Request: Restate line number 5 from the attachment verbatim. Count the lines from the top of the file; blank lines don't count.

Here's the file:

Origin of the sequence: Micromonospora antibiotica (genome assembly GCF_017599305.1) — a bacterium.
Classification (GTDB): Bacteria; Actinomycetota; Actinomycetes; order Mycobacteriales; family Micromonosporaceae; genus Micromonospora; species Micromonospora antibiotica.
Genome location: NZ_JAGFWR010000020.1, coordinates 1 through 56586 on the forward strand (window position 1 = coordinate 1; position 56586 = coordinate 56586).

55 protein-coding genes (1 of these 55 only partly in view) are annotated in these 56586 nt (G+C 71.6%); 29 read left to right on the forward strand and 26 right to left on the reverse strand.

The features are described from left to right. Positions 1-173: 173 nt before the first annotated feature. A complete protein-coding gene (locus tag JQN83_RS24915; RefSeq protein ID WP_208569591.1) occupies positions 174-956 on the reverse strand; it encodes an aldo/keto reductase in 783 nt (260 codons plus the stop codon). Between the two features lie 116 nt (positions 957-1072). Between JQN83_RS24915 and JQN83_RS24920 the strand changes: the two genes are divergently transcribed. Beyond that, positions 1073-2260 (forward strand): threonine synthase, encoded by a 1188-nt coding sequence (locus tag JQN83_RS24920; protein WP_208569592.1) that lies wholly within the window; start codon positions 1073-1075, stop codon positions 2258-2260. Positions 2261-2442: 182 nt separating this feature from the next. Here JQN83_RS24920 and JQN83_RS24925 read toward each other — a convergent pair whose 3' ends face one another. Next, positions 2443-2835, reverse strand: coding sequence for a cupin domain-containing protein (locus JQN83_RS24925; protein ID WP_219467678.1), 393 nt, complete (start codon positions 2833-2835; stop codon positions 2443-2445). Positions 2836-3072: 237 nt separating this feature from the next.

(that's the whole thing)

The features are described from left to right. Positions 1-173: 173 nt before the first annotated feature. A complete protein-coding gene (locus tag JQN83_RS24915; RefSeq protein ID WP_208569591.1) occupies positions 174-956 on the reverse strand; it encodes an aldo/keto reductase in 783 nt (260 codons plus the stop codon). Between the two features lie 116 nt (positions 957-1072). Between JQN83_RS24915 and JQN83_RS24920 the strand changes: the two genes are divergently transcribed. Beyond that, positions 1073-2260 (forward strand): threonine synthase, encoded by a 1188-nt coding sequence (locus tag JQN83_RS24920; protein WP_208569592.1) that lies wholly within the window; start codon positions 1073-1075, stop codon positions 2258-2260. Positions 2261-2442: 182 nt separating this feature from the next. Here JQN83_RS24920 and JQN83_RS24925 read toward each other — a convergent pair whose 3' ends face one another. Next, positions 2443-2835, reverse strand: coding sequence for a cupin domain-containing protein (locus JQN83_RS24925; protein ID WP_219467678.1), 393 nt, complete (start codon positions 2833-2835; stop codon positions 2443-2445). Positions 2836-3072: 237 nt separating this feature from the next.